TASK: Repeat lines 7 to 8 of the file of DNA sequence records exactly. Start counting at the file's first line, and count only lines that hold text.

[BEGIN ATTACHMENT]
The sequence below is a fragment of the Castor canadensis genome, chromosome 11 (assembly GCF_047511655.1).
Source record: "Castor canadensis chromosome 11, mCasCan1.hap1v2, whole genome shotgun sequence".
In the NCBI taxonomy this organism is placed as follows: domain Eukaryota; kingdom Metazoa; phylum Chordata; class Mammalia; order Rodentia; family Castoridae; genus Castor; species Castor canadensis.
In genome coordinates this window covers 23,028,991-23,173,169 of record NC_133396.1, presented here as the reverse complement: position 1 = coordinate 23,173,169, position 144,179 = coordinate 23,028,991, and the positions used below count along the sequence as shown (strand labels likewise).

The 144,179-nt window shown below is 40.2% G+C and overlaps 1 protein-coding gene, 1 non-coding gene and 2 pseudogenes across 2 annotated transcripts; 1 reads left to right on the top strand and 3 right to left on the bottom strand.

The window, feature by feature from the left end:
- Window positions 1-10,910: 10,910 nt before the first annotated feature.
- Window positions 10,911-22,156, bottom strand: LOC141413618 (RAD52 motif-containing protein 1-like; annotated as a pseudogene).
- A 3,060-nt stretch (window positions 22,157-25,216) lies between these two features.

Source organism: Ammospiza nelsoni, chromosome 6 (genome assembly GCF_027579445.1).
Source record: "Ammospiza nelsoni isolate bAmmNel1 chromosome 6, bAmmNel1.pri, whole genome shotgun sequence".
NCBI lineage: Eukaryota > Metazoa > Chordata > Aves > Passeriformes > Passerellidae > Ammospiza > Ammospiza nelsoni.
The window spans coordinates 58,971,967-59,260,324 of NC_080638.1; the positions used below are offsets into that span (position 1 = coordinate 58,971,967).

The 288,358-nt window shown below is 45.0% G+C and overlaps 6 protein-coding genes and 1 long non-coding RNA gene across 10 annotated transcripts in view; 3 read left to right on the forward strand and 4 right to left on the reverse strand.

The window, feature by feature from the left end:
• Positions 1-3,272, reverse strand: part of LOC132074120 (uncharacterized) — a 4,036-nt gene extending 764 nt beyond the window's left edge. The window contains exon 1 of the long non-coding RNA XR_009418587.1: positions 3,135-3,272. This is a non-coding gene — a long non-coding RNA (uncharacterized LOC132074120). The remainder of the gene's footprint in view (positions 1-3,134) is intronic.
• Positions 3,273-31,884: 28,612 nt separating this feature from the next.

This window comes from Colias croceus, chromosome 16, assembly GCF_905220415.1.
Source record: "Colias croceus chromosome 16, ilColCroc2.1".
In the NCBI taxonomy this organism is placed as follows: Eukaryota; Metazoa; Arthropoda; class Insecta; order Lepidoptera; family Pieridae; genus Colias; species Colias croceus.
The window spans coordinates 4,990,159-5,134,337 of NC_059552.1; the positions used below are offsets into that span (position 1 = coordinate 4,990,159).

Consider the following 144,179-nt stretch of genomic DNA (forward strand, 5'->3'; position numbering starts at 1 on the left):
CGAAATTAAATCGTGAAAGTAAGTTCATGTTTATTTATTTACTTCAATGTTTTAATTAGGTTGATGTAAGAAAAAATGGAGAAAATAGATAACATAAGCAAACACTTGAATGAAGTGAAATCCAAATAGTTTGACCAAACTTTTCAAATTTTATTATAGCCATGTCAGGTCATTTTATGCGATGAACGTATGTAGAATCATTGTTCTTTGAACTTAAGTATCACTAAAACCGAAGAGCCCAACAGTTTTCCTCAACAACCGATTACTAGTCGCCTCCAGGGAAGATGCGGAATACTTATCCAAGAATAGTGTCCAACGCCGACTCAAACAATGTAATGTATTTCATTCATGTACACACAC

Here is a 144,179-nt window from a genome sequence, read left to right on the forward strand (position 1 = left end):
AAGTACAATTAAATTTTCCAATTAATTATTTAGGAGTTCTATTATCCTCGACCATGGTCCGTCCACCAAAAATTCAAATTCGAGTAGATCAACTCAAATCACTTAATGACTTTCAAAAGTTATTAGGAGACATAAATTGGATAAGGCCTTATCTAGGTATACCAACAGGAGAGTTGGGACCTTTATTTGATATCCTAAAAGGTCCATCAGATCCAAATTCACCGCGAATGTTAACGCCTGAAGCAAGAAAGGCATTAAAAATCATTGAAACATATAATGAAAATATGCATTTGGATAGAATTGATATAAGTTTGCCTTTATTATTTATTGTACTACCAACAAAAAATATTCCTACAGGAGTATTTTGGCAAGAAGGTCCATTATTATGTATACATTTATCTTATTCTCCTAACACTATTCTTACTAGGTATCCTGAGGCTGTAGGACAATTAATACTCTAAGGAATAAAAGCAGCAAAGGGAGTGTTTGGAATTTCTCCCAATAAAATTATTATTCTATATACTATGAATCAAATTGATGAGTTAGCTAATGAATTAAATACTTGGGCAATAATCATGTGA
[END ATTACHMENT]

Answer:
- Window positions 1-10,910: 10,910 nt before the first annotated feature.
- Window positions 10,911-22,156, bottom strand: LOC141413618 (RAD52 motif-containing protein 1-like; annotated as a pseudogene).